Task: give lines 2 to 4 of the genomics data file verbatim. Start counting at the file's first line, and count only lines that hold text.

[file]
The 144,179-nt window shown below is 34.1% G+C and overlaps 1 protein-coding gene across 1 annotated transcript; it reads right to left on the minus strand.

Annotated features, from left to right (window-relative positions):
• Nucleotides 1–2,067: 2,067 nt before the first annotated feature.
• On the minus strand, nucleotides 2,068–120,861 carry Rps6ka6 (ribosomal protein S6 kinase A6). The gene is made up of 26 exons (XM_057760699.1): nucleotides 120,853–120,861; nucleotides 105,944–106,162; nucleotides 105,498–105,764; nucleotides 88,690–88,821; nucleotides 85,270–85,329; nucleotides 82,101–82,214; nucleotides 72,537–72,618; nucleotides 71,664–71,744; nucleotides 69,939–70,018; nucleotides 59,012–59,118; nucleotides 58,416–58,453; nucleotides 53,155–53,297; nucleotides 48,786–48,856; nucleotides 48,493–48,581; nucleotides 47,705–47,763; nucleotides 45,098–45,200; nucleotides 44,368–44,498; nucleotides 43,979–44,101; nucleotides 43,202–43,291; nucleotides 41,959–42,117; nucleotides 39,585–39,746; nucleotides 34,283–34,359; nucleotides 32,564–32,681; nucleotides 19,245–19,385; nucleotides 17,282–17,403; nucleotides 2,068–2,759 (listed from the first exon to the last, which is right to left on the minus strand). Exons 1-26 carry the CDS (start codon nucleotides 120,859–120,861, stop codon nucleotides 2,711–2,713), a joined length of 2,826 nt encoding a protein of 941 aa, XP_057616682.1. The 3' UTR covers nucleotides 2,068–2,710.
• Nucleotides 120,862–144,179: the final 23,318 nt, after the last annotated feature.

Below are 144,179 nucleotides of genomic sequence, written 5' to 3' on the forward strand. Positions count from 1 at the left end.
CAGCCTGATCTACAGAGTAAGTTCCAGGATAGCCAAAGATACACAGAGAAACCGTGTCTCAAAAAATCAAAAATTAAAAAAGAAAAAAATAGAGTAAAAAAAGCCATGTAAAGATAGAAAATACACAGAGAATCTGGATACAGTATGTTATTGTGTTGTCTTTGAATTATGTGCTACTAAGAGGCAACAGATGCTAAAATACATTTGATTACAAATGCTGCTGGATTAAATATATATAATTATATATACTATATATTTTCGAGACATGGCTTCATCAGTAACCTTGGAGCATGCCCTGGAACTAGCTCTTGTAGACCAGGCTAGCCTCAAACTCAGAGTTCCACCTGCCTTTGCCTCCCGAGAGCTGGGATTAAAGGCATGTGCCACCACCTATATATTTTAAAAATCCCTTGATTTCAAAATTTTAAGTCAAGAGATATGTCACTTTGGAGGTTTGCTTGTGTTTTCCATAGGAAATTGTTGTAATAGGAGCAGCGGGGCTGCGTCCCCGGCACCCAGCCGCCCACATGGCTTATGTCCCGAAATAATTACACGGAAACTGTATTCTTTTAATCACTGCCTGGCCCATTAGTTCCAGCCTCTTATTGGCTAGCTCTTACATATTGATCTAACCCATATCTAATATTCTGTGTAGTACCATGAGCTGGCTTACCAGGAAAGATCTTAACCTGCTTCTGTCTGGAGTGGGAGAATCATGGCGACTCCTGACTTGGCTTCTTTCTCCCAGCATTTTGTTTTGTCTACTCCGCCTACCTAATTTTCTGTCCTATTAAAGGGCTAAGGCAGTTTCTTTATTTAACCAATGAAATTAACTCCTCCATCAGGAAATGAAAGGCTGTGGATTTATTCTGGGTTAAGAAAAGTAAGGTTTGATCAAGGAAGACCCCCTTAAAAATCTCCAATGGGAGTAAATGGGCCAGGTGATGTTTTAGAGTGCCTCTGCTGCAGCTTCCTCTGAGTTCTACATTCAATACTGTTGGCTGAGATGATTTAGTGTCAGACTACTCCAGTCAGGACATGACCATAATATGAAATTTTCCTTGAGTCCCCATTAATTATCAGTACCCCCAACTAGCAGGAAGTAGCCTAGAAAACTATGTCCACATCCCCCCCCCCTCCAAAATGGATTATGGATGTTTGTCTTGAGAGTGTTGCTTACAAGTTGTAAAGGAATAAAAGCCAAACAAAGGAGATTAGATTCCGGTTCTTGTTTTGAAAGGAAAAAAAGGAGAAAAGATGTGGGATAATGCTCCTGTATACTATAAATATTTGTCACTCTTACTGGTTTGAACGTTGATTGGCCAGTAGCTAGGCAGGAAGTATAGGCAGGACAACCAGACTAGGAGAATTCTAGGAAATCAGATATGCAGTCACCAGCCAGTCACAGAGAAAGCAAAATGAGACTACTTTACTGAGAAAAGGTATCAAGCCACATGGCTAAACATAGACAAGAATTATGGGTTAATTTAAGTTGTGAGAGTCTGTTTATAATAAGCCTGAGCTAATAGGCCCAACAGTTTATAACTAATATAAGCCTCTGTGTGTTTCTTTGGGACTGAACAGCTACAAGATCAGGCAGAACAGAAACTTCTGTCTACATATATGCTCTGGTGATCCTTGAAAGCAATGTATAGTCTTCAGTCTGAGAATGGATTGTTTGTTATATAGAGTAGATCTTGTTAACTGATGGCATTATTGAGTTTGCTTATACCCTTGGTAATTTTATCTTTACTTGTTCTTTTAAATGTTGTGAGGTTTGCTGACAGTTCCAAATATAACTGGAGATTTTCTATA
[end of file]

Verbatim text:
Annotated features, from left to right (window-relative positions):
• Nucleotides 1–2,067: 2,067 nt before the first annotated feature.
• On the minus strand, nucleotides 2,068–120,861 carry Rps6ka6 (ribosomal protein S6 kinase A6). The gene is made up of 26 exons (XM_057760699.1): nucleotides 120,853–120,861; nucleotides 105,944–106,162; nucleotides 105,498–105,764; nucleotides 88,690–88,821; nucleotides 85,270–85,329; nucleotides 82,101–82,214; nucleotides 72,537–72,618; nucleotides 71,664–71,744; nucleotides 69,939–70,018; nucleotides 59,012–59,118; nucleotides 58,416–58,453; nucleotides 53,155–53,297; nucleotides 48,786–48,856; nucleotides 48,493–48,581; nucleotides 47,705–47,763; nucleotides 45,098–45,200; nucleotides 44,368–44,498; nucleotides 43,979–44,101; nucleotides 43,202–43,291; nucleotides 41,959–42,117; nucleotides 39,585–39,746; nucleotides 34,283–34,359; nucleotides 32,564–32,681; nucleotides 19,245–19,385; nucleotides 17,282–17,403; nucleotides 2,068–2,759 (listed from the first exon to the last, which is right to left on the minus strand). Exons 1-26 carry the CDS (start codon nucleotides 120,859–120,861, stop codon nucleotides 2,711–2,713), a joined length of 2,826 nt encoding a protein of 941 aa, XP_057616682.1. The 3' UTR covers nucleotides 2,068–2,710.